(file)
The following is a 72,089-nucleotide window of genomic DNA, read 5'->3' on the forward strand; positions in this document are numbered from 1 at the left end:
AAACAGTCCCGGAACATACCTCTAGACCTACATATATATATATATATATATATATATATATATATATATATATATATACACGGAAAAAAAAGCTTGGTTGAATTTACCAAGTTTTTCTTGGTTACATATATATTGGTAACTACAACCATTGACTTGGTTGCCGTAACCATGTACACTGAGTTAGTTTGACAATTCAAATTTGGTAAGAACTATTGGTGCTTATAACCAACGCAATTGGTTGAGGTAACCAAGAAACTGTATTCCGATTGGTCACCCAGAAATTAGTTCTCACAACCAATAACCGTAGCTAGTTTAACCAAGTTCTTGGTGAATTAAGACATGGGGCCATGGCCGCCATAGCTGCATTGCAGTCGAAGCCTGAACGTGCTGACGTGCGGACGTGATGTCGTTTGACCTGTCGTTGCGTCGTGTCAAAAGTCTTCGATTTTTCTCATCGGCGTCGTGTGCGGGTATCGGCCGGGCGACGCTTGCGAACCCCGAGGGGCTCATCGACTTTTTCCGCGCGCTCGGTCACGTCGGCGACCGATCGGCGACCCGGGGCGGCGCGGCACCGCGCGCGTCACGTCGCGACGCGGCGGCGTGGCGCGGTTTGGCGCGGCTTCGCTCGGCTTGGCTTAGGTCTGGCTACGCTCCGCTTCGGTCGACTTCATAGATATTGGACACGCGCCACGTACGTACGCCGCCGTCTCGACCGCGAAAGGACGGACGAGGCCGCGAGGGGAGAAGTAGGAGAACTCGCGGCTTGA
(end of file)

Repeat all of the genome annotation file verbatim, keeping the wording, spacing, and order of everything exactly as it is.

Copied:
The following is a 72,089-nucleotide window of genomic DNA, read 5'->3' on the forward strand; positions in this document are numbered from 1 at the left end:
AAACAGTCCCGGAACATACCTCTAGACCTACATATATATATATATATATATATATATATATATATATATATATATATACACGGAAAAAAAAGCTTGGTTGAATTTACCAAGTTTTTCTTGGTTACATATATATTGGTAACTACAACCATTGACTTGGTTGCCGTAACCATGTACACTGAGTTAGTTTGACAATTCAAATTTGGTAAGAACTATTGGTGCTTATAACCAACGCAATTGGTTGAGGTAACCAAGAAACTGTATTCCGATTGGTCACCCAGAAATTAGTTCTCACAACCAATAACCGTAGCTAGTTTAACCAAGTTCTTGGTGAATTAAGACATGGGGCCATGGCCGCCATAGCTGCATTGCAGTCGAAGCCTGAACGTGCTGACGTGCGGACGTGATGTCGTTTGACCTGTCGTTGCGTCGTGTCAAAAGTCTTCGATTTTTCTCATCGGCGTCGTGTGCGGGTATCGGCCGGGCGACGCTTGCGAACCCCGAGGGGCTCATCGACTTTTTCCGCGCGCTCGGTCACGTCGGCGACCGATCGGCGACCCGGGGCGGCGCGGCACCGCGCGCGTCACGTCGCGACGCGGCGGCGTGGCGCGGTTTGGCGCGGCTTCGCTCGGCTTGGCTTAGGTCTGGCTACGCTCCGCTTCGGTCGACTTCATAGATATTGGACACGCGCCACGTACGTACGCCGCCGTCTCGACCGCGAAAGGACGGACGAGGCCGCGAGGGGAGAAGTAGGAGAACTCGCGGCTTGA